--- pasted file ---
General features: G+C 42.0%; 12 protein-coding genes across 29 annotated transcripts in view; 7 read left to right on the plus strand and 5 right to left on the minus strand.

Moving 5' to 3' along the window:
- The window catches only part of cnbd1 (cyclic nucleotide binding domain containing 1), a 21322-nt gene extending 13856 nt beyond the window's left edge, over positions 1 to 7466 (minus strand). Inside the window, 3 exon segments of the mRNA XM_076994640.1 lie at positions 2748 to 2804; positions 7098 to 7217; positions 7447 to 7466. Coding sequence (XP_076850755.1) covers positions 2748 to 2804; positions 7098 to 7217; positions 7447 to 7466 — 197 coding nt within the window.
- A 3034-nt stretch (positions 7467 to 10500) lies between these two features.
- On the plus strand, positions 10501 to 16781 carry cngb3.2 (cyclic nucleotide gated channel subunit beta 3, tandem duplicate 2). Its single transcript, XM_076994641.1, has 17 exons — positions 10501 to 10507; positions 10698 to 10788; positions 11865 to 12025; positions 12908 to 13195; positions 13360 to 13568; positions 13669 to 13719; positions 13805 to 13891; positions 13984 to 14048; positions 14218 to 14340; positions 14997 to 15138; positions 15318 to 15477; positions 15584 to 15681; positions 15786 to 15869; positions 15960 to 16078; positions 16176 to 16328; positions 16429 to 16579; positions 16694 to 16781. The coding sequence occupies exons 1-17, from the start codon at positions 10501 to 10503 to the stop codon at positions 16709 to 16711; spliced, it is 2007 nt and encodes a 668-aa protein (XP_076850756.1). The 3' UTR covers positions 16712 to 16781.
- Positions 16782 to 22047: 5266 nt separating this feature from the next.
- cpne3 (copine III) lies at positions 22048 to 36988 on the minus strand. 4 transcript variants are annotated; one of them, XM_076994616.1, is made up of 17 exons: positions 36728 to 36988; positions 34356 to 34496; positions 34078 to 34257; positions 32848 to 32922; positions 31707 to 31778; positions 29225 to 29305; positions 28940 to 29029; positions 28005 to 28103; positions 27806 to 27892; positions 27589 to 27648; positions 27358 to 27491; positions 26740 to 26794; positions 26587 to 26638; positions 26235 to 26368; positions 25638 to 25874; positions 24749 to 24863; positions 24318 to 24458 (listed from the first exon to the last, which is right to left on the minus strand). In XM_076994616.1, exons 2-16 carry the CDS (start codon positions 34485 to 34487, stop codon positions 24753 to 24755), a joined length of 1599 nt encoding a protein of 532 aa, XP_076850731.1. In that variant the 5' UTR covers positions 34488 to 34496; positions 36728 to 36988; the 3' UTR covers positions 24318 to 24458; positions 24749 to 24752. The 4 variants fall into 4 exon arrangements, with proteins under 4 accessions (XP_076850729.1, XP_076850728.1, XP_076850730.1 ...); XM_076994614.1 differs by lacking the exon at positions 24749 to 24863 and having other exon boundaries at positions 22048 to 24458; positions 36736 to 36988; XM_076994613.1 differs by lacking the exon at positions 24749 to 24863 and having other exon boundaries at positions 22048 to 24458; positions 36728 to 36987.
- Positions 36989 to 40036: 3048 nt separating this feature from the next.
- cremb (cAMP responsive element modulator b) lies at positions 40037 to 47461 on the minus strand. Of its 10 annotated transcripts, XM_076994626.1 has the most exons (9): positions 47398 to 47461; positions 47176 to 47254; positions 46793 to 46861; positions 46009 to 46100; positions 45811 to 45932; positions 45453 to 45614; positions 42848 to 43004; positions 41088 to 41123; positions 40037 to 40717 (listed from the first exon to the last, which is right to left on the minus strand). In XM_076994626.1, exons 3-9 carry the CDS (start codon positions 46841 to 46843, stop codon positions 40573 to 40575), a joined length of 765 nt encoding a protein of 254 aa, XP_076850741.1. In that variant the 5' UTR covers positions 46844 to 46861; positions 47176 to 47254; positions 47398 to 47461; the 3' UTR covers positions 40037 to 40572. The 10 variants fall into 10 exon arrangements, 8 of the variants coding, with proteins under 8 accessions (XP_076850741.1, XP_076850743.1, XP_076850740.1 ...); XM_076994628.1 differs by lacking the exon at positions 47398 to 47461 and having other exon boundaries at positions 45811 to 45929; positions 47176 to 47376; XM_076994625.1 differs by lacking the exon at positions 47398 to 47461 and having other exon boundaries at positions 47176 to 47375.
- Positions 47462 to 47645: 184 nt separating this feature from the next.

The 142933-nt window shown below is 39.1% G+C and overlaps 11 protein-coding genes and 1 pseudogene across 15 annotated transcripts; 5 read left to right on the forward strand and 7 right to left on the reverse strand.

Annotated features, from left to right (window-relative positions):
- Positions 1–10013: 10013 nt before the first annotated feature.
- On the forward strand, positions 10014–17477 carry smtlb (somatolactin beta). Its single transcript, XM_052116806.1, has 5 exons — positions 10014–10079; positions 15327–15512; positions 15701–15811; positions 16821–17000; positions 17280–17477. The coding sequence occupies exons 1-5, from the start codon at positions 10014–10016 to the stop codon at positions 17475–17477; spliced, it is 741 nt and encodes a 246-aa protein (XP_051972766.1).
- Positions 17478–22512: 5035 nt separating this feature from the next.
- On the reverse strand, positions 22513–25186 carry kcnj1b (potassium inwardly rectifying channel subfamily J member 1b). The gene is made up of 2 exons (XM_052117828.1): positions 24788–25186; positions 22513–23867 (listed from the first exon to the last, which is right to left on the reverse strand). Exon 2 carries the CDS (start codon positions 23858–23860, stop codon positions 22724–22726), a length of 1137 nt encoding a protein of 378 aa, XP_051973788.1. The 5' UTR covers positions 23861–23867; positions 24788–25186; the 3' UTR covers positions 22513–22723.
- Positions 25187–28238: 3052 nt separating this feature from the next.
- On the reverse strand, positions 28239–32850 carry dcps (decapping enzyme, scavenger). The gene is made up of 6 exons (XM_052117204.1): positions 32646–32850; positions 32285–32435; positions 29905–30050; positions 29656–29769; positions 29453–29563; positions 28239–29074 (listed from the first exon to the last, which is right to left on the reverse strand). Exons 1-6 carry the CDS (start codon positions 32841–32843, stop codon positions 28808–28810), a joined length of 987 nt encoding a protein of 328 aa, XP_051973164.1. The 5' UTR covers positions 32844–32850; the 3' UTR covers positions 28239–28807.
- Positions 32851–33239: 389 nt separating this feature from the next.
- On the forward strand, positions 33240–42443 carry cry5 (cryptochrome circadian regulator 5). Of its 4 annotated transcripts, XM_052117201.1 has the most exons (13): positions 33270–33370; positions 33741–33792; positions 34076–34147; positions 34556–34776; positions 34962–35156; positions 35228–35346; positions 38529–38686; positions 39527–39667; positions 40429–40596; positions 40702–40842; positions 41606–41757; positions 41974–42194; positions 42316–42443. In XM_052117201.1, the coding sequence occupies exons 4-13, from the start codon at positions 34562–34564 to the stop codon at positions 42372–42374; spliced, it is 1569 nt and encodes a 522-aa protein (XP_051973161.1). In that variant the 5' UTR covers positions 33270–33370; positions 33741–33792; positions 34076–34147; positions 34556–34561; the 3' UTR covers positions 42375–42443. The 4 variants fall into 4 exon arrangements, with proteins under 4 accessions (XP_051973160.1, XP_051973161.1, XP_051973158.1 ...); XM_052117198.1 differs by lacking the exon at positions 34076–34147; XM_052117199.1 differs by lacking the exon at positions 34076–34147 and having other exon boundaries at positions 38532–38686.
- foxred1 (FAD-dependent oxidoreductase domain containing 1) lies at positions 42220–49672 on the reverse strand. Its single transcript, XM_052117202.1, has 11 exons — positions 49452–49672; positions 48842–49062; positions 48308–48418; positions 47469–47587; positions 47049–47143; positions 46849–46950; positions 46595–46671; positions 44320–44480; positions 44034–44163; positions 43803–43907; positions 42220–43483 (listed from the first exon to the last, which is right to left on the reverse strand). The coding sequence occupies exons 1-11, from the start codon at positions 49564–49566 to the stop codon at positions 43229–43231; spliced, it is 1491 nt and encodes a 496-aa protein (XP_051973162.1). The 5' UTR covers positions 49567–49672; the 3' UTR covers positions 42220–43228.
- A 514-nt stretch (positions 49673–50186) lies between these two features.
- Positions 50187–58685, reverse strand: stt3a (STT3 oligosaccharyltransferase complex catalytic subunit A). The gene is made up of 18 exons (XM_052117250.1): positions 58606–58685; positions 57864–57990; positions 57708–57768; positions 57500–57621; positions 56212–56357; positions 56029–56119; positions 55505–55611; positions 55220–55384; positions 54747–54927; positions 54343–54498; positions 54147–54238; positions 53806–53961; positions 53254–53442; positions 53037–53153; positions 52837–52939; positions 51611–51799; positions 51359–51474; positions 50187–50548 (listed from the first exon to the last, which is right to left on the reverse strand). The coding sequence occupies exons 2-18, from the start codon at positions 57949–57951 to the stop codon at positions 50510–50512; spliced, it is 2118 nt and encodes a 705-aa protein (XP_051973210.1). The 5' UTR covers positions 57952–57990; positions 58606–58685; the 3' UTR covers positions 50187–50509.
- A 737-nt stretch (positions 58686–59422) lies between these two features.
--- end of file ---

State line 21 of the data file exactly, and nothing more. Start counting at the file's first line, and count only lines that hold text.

- foxred1 (FAD-dependent oxidoreductase domain containing 1) lies at positions 42220–49672 on the reverse strand. Its single transcript, XM_052117202.1, has 11 exons — positions 49452–49672; positions 48842–49062; positions 48308–48418; positions 47469–47587; positions 47049–47143; positions 46849–46950; positions 46595–46671; positions 44320–44480; positions 44034–44163; positions 43803–43907; positions 42220–43483 (listed from the first exon to the last, which is right to left on the reverse strand). The coding sequence occupies exons 1-11, from the start codon at positions 49564–49566 to the stop codon at positions 43229–43231; spliced, it is 1491 nt and encodes a 496-aa protein (XP_051973162.1). The 5' UTR covers positions 49567–49672; the 3' UTR covers positions 42220–43228.